Special Issues October 2017

October 2017 | Volume 35, Issue 10
Advancing Environmental Analysis, supplement to LCGC North America Volume 35, Number s10
The antimicrobial triclosan is present in myriad personal care products, many of which are disposed of down household drains and travel to wastewater treatment plants. This article describes a simple and rapid method for the preparation and extraction of triclosan and methyl triclosan from the complex matrix of biosolids and paper mulch samples followed by analysis using GC–MS/MS.
Wastewater analysis has become an established approach for retrieving additional epidemiological information about the use of illicit drugs, alcohol, and tobacco at the population level. Here, we present an overview of the recent analytical frameworks and workflows for target and suspect analyses using low- and high-resolution mass spectrometry and discuss the latest advances in wastewater-based epidemiology (WBE).
This article evaluates ASTM D7979-16 for the “direct” analysis of 30 PFCs and 19 mass-labeled surrogates. Instead of using solid-phase extraction, the PFCs were solubilized in a methanol–water mix and filtered if necessary, and the sample was injected into a LC–MS/MS system.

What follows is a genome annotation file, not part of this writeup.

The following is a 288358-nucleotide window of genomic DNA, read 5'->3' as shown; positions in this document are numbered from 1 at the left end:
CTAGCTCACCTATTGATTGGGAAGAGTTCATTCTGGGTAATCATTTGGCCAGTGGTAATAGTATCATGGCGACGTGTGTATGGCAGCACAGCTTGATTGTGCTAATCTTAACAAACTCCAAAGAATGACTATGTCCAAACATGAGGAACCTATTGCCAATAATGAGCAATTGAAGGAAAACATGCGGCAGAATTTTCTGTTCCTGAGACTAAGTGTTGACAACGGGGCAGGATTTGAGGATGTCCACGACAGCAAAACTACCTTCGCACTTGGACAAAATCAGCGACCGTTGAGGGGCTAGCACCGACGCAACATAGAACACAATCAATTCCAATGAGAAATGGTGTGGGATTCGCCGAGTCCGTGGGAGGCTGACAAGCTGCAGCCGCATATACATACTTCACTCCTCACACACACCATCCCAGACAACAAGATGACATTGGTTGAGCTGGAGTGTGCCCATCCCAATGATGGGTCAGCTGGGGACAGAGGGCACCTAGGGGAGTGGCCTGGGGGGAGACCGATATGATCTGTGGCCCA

The disinfectants commonly used to treat public drinking water can react with naturally occurring organic and inorganic matter in the source water to form disinfection byproducts such as haloacetic acids. Here, we describe the use of two-dimensional matrix-elimination ion chromatography (MEIC) for haloacetic acid analysis. This method minimizes the impact of matrix ions.
The persistent nature and toxicity of persistent organic pollutants (POPs) lead to high demands for quick and accurate sample analysis. This article describes the use of automated sample processing techniques such as pressurized liquid extraction and automated column chromatography cleanup that are suitable for environmental sample analysis.
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